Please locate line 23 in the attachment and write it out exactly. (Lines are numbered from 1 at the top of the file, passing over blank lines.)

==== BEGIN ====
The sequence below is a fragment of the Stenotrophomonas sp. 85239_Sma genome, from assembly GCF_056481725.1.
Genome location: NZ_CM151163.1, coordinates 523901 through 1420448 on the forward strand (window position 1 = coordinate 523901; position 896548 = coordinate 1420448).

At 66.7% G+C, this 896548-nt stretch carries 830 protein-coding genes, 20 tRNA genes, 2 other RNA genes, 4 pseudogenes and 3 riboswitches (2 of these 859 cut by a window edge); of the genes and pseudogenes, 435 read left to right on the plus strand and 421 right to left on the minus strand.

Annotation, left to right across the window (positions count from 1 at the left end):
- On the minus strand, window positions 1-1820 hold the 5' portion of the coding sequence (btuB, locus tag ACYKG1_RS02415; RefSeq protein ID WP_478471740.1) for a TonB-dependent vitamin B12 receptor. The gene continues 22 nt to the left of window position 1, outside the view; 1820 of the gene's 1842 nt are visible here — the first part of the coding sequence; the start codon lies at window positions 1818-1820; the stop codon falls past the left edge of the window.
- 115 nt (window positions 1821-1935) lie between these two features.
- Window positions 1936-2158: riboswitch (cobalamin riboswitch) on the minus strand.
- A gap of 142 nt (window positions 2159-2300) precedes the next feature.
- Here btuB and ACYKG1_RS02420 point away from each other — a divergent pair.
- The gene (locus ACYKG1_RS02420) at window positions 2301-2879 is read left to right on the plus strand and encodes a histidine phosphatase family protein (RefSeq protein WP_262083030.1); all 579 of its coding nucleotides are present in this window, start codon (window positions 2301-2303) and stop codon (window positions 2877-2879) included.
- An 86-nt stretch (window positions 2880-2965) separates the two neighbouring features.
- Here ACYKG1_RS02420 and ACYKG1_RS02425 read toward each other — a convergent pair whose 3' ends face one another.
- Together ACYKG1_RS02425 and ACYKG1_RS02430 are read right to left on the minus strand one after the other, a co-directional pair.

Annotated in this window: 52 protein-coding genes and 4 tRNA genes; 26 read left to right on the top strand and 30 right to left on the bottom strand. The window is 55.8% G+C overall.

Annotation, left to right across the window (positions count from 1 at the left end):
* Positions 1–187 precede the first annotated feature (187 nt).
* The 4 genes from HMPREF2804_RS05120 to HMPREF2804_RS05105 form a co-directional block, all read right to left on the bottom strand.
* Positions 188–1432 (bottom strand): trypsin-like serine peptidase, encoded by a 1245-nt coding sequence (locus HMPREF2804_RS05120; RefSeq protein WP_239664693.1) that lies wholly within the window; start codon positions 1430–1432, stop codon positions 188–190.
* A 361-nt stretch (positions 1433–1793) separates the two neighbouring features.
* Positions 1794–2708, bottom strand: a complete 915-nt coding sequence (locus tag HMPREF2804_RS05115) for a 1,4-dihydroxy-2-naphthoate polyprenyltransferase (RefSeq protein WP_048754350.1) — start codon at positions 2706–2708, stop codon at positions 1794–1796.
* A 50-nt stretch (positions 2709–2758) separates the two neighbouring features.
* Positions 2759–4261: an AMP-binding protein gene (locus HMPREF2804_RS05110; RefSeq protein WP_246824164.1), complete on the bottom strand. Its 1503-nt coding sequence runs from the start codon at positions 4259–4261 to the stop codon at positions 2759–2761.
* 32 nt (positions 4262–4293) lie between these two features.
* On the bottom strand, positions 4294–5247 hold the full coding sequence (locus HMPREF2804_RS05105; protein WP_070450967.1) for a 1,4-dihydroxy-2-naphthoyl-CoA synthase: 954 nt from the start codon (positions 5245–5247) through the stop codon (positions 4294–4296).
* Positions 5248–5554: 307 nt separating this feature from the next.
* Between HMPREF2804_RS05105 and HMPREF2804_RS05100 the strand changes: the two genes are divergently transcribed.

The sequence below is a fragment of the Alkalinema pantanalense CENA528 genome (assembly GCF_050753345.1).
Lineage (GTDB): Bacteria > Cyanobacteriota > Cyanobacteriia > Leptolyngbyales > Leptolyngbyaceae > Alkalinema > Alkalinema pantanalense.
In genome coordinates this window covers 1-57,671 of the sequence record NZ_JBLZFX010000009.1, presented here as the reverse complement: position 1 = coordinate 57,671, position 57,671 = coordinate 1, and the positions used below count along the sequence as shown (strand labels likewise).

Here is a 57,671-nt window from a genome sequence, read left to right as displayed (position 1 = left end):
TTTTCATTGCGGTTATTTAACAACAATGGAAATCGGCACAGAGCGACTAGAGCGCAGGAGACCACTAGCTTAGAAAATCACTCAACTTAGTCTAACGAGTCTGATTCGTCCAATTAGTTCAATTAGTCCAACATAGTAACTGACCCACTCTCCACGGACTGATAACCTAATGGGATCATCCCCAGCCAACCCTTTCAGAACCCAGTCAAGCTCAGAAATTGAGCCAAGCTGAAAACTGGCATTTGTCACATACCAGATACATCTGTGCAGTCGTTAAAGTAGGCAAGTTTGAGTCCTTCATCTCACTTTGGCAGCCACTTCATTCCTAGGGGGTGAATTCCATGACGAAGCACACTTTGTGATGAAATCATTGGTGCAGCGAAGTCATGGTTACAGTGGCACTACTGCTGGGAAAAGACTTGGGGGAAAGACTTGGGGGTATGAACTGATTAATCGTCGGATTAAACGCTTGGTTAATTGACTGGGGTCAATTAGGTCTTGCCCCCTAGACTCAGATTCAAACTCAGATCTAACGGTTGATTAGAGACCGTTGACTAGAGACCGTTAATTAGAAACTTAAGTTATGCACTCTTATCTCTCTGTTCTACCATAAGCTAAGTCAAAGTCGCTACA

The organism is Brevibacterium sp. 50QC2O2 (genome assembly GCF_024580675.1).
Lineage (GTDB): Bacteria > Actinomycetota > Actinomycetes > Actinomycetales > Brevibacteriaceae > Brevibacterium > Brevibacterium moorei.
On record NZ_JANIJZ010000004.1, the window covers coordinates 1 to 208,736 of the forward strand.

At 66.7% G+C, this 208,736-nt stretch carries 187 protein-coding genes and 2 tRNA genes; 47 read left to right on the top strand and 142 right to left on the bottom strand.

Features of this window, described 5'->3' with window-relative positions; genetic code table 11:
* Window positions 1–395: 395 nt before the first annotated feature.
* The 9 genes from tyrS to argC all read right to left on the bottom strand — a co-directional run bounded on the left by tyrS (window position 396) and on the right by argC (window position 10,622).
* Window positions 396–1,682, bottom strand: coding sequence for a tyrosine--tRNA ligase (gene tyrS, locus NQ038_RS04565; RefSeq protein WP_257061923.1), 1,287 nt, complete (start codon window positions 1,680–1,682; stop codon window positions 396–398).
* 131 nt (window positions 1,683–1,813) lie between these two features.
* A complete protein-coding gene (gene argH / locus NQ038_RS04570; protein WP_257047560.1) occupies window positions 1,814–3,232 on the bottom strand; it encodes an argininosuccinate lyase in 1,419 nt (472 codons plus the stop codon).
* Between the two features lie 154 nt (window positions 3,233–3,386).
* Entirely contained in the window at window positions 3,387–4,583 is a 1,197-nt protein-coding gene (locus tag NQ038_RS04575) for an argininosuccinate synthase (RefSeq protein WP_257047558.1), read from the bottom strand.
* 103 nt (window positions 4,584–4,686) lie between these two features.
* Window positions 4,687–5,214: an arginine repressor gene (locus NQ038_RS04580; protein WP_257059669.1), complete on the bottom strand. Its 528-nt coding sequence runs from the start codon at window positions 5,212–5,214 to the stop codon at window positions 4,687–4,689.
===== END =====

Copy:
* 32 nt (positions 4262–4293) lie between these two features.